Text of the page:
“A lot of it starts at the dinner table,” Samuel said. “Hard work and dedication and customer service is how we were all raised and brought up.”

Over the years, Wilson Brothers has established partnerships with major suppliers, freight companies and clients around the state, forming partnerships with companies like Sysco Alaska, the Odom Corp., and nearly every freight transporter in Alaska. Since 2011, Wilson Brothers has been a Lynden agent, the only one of the transportation group’s partners that represents six of its subsidiary companies, which include familiar names like Lynden Transport and Alaska Marine Lines. Wilson Brothers now operates out of a custom freight terminal in Valdez that was built in 2012 with Lynden’s help.

Photo courtesy of Seed Media

No family agrees on everything, and there’s not always 100 percent consensus among the various Wilsons about how the business should operate. But Wilson Brothers has survived despite -- or, Curt suggested, because of -- the different perspectives that the family members bring to the table.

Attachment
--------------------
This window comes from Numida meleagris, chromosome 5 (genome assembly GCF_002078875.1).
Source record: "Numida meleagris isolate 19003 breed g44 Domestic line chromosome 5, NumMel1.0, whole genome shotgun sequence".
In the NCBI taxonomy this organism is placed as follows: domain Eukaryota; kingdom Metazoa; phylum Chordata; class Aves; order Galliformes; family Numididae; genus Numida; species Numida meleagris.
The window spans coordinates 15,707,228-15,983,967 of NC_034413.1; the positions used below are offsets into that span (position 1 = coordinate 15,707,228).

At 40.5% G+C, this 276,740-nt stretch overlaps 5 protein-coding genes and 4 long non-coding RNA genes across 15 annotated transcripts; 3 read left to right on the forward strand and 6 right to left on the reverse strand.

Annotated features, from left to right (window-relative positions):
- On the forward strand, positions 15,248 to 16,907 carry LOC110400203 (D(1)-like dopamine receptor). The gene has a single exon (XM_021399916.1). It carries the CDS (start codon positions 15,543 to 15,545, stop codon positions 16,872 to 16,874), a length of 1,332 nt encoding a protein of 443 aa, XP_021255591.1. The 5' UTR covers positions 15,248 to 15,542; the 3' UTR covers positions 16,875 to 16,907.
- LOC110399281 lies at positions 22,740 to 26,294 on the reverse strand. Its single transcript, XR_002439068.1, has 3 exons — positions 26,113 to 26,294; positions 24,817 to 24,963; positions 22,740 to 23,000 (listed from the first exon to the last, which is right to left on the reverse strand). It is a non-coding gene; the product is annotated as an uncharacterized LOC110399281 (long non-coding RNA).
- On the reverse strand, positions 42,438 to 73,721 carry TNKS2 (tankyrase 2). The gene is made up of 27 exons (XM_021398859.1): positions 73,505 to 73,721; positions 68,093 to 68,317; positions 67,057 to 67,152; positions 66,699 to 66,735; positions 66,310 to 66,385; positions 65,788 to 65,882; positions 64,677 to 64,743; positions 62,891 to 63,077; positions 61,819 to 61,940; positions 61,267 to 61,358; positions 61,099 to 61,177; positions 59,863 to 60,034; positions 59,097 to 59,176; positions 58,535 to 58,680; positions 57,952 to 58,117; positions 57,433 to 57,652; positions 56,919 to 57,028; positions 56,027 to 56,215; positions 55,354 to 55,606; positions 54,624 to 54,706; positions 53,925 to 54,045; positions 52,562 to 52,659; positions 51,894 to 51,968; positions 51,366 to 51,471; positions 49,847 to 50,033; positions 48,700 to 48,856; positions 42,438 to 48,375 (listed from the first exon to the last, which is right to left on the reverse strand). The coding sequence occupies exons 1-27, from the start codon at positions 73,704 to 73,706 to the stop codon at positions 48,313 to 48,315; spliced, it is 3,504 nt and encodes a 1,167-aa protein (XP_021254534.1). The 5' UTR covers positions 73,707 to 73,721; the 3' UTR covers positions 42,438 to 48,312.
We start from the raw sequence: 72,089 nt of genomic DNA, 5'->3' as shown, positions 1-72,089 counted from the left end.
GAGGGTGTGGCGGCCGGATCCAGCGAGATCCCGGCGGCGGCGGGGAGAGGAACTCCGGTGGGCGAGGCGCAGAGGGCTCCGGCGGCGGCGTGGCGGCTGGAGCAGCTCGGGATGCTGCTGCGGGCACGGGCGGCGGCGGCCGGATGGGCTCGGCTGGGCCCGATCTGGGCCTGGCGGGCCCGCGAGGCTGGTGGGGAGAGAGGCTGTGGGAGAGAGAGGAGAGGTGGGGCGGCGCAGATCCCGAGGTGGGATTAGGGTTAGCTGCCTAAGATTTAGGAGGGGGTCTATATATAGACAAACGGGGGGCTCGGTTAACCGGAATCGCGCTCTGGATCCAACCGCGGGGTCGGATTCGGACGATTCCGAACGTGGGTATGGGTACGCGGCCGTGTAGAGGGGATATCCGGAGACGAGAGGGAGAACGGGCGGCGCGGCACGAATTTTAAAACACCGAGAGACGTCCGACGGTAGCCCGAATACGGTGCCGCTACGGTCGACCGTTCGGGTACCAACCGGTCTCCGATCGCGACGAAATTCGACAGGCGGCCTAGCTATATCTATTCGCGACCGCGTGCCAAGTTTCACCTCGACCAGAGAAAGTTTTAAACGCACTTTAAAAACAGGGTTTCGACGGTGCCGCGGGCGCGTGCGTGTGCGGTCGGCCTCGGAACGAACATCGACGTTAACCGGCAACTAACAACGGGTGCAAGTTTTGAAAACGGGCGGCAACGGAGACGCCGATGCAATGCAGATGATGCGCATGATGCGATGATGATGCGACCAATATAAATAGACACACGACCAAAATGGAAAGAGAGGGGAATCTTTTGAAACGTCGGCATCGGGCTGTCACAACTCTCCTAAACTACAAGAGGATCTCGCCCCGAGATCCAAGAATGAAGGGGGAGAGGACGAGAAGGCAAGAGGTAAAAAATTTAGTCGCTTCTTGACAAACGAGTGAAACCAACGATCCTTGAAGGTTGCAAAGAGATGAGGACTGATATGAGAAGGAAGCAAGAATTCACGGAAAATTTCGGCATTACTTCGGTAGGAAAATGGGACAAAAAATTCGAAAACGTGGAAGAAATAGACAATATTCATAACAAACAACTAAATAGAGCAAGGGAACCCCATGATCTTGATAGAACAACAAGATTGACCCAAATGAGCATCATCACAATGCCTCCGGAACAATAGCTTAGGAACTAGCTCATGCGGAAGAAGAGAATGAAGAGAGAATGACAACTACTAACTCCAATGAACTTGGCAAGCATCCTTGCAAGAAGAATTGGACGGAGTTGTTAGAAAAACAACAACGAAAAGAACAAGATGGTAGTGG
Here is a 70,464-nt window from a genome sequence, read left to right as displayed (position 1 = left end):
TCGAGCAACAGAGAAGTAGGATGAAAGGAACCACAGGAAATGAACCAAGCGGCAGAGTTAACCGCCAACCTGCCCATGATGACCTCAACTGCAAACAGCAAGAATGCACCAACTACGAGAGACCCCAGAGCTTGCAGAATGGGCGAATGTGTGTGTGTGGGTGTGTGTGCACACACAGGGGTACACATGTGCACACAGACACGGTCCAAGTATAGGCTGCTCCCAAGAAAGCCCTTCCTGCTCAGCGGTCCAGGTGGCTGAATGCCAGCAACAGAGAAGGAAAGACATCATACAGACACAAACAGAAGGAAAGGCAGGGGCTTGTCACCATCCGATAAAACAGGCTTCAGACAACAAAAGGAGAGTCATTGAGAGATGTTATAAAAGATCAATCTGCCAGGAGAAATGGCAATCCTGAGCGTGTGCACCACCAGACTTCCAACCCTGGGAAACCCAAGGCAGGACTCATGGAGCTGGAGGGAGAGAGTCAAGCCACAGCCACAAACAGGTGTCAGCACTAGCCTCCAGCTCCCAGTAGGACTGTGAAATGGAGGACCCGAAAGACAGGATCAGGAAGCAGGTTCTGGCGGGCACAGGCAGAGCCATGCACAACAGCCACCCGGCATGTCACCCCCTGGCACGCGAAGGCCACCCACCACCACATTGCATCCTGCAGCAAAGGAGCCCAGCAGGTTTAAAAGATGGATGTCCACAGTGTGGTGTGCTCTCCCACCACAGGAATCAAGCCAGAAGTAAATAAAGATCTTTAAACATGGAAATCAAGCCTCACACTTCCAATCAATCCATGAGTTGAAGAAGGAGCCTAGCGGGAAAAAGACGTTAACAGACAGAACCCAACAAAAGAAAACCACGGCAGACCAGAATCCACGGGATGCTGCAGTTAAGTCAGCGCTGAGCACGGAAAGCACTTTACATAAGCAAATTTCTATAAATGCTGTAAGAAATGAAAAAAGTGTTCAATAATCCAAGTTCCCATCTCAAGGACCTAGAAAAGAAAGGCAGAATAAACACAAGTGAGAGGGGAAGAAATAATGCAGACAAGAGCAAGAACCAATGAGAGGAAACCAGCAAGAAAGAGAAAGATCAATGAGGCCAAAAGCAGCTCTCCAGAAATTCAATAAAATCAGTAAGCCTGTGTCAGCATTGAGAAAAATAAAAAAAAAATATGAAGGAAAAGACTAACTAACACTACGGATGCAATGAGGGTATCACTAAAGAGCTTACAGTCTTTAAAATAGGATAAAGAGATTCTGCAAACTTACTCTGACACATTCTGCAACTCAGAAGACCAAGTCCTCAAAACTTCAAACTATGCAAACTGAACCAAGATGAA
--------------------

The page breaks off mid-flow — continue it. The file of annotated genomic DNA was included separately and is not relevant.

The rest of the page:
“There’s a lot of blood, sweat and tears,” Curt said. “A lot of give and take. When it comes to the community side, they don’t really see that part of it.”

“They’re not supposed to,” Jim added.

Families supporting families

Like many longtime family businesses, Wilson Brothers doesn’t have a complex growth strategy, big plans for innovation, or any intent to “disrupt” the industry. The company’s goal is simple: People need things; Wilson Brothers delivers them; service is priority.

And they do it reliably, according to the head of another longtime Valdez family business.

Colleen Stephens is the president of Stan Stephens Cruises. Founded in 1971 by her dad, Stephens’ company has been doing business with Wilson Brothers since the late ’70s. Whether they needed hot cocoa and clam chowder for day cruises or beef brisket and cleaning supplies for the island camp they once operated, the Stephens family has gone to the Wilson family.